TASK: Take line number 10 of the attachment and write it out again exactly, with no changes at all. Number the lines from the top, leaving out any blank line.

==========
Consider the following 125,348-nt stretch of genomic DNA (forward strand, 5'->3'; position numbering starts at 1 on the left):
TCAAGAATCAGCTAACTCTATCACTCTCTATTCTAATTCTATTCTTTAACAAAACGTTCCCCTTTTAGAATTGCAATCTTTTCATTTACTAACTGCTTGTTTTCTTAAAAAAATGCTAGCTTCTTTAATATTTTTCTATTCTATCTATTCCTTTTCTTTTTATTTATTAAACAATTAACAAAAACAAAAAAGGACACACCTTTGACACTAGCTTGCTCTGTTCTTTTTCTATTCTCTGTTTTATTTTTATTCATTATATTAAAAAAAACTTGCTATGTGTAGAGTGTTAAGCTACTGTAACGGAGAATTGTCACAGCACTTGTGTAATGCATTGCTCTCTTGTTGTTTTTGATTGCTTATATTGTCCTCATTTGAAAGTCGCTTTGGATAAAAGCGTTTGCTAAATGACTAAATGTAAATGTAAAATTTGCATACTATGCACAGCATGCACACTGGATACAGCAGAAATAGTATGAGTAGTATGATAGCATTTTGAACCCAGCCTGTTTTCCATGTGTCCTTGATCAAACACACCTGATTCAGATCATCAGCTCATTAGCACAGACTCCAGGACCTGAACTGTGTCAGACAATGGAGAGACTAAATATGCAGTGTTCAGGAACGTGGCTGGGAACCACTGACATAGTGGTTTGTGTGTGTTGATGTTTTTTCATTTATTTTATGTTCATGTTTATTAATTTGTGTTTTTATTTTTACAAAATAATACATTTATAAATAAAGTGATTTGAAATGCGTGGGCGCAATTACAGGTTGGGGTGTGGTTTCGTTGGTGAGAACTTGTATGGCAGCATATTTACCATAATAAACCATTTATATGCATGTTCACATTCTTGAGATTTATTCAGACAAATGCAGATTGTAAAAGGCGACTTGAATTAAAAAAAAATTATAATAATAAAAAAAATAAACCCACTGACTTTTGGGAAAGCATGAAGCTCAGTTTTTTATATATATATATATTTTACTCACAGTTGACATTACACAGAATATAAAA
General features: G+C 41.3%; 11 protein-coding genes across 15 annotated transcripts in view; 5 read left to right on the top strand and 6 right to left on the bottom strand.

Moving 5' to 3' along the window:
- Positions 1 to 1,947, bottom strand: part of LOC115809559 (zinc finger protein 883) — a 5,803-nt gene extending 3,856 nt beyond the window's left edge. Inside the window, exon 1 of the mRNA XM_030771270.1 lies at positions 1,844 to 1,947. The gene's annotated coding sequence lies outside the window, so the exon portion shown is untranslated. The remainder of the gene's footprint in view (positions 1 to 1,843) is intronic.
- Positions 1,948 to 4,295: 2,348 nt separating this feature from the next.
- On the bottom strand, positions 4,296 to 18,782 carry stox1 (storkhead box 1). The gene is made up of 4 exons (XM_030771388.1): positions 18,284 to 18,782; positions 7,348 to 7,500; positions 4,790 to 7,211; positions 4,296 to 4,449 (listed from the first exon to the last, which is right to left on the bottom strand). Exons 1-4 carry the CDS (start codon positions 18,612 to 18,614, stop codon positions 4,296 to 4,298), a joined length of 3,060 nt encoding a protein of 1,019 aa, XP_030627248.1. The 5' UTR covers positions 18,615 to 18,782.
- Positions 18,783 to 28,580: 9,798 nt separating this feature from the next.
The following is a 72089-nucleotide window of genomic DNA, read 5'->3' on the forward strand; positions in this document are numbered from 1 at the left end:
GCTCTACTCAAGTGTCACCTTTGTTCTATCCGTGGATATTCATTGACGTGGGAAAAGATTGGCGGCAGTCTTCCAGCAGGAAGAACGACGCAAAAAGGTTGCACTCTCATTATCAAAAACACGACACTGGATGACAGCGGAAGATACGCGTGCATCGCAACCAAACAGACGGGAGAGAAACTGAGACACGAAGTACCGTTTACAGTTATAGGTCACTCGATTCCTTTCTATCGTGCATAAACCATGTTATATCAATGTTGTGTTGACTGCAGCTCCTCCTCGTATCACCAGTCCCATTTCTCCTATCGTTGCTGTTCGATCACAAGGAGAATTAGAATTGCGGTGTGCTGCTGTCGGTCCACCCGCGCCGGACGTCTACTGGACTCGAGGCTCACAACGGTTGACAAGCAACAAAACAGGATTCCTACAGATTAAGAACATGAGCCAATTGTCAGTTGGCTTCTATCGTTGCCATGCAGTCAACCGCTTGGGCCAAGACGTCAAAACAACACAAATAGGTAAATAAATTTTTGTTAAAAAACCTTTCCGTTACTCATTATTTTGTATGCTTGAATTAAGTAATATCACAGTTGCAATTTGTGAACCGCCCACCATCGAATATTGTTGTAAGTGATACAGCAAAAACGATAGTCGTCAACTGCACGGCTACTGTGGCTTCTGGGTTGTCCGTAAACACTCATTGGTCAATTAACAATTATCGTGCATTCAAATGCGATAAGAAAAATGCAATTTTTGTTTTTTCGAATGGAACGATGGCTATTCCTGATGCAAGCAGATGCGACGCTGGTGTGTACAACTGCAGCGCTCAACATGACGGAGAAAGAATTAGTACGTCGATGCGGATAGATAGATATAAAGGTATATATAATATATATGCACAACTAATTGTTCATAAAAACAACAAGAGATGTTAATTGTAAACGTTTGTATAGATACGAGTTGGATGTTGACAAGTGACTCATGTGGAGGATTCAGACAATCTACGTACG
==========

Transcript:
GCTCTACTCAAGTGTCACCTTTGTTCTATCCGTGGATATTCATTGACGTGGGAAAAGATTGGCGGCAGTCTTCCAGCAGGAAGAACGACGCAAAAAGGTTGCACTCTCATTATCAAAAACACGACACTGGATGACAGCGGAAGATACGCGTGCATCGCAACCAAACAGACGGGAGAGAAACTGAGACACGAAGTACCGTTTACAGTTATAGGTCACTCGATTCCTTTCTATCGTGCATAAACCATGTTATATCAATGTTGTGTTGACTGCAGCTCCTCCTCGTATCACCAGTCCCATTTCTCCTATCGTTGCTGTTCGATCACAAGGAGAATTAGAATTGCGGTGTGCTGCTGTCGGTCCACCCGCGCCGGACGTCTACTGGACTCGAGGCTCACAACGGTTGACAAGCAACAAAACAGGATTCCTACAGATTAAGAACATGAGCCAATTGTCAGTTGGCTTCTATCGTTGCCATGCAGTCAACCGCTTGGGCCAAGACGTCAAAACAACACAAATAGGTAAATAAATTTTTGTTAAAAAACCTTTCCGTTACTCATTATTTTGTATGCTTGAATTAAGTAATATCACAGTTGCAATTTGTGAACCGCCCACCATCGAATATTGTTGTAAGTGATACAGCAAAAACGATAGTCGTCAACTGCACGGCTACTGTGGCTTCTGGGTTGTCCGTAAACACTCATTGGTCAATTAACAATTATCGTGCATTCAAATGCGATAAGAAAAATGCAATTTTTGTTTTTTCGAATGGAACGATGGCTATTCCTGATGCAAGCAGATGCGACGCTGGTGTGTACAACTGCAGCGCTCAACATGACGGAGAAAGAATTAGTACGTCGATGCGGATAGATAGATATAAAGGTATATATAATATATATGCACAACTAATTGTTCATAAAAACAACAAGAGATGTTAATTGTAAACGTTTGTATAGATACGAGTTGGATGTTGACAAGTGACTCATGTGGAGGATTCAGACAATCTACGTACG